The Reliability Panel has commenced a review into the form of the ‘reliability standard’ that supports reliability in the electricity system, following the release of an issues paper today.
As Australia transitions to a net zero future the National Electricity Market (NEM) is also changing, transforming from a centralised, largely thermal power-based system to a decentralised system with a greater proportion of variable renewable energy (VRE) sources and storage assets, such as batteries.
A greater proportion of VRE in the system will need to be carefully managed to help ensure a reliable flow of electricity that meets the needs of households, businesses and industry.
While VRE resources can respond and "start-up" quickly, these power sources can also be intermittent, depending on factors such as weather conditions where there is no or low light and/or wind.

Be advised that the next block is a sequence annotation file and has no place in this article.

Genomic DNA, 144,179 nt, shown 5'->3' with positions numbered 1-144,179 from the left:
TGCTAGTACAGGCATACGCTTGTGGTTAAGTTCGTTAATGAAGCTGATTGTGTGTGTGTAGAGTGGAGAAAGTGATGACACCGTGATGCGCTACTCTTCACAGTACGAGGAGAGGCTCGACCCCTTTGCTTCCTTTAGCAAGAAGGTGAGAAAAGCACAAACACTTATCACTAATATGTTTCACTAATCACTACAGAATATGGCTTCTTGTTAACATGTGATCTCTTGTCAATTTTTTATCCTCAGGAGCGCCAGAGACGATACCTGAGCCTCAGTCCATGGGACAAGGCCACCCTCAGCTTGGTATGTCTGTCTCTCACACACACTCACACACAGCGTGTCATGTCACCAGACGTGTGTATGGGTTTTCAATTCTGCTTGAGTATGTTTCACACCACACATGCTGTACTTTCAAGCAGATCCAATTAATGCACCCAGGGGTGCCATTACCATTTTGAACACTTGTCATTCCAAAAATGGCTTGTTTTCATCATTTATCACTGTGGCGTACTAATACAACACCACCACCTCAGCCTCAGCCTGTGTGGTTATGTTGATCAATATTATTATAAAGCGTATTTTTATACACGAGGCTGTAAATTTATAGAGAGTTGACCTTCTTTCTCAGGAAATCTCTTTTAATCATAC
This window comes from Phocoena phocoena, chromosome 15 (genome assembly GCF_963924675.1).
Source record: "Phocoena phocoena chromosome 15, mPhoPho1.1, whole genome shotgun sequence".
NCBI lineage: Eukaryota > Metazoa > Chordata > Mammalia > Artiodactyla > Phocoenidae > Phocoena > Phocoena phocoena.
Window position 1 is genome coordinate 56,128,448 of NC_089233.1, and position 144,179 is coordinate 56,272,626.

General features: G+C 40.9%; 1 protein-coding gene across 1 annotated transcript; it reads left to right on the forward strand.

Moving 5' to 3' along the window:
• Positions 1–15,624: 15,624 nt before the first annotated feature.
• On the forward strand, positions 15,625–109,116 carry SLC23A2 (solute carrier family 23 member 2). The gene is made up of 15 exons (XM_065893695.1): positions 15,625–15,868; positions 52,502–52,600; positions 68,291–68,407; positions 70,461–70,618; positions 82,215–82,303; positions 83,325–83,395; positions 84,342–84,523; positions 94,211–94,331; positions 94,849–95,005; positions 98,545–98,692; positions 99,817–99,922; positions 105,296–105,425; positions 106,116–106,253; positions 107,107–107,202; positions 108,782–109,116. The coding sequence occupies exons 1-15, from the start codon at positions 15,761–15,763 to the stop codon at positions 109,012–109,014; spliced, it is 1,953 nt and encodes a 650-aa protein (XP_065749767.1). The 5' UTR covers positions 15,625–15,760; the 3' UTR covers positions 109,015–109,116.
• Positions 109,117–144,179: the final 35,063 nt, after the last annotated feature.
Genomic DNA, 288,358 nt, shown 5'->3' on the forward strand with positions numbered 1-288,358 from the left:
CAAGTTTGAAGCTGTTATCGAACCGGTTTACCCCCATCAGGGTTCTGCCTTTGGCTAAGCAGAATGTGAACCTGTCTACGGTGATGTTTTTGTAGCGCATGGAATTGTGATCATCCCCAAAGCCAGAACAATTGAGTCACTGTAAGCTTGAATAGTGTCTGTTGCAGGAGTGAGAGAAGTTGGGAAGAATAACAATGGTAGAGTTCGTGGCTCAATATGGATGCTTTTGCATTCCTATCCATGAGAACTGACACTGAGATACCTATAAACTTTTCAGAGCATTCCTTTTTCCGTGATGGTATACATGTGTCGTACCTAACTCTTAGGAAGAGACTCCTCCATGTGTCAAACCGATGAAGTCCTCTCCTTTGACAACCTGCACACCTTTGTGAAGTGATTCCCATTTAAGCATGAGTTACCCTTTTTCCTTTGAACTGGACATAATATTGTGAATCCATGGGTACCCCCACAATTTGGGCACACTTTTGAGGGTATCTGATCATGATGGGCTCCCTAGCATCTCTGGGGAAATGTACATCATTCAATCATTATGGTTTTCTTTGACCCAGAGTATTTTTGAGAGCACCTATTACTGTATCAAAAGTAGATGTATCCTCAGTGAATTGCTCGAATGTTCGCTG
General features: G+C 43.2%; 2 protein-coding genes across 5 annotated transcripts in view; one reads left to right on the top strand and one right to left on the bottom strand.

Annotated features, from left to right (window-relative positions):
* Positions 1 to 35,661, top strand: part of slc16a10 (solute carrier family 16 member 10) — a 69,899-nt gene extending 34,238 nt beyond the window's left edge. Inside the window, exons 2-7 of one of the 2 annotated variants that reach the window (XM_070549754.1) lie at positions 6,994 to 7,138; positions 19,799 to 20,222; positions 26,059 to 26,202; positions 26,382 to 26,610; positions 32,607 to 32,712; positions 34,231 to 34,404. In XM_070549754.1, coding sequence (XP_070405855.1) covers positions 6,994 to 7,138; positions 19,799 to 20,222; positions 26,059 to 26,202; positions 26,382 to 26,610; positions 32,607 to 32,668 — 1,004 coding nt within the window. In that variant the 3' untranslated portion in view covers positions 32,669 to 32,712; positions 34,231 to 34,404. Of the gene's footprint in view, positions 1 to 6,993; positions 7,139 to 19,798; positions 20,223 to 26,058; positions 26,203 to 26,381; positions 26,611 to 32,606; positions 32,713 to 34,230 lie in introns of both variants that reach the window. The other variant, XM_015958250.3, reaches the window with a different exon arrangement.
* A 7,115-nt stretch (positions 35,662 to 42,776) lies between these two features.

A greater dependence on high VRE sources of power is likely to change the nature of risk in the system.
The Reliability Panel is now investigating the need to change the current form of the reliability standard and whether the existing standard can meet demand with a level of reliability that customers value, with a view to determining how the changing nature of the risks in the power system can best be managed in the medium-longer term.
Submissions in response to the Issues Paper are being accepted until Thursday, 4 May 2023.
Media: Jessica Rich, 0459 918 964, firstname.lastname@example.org
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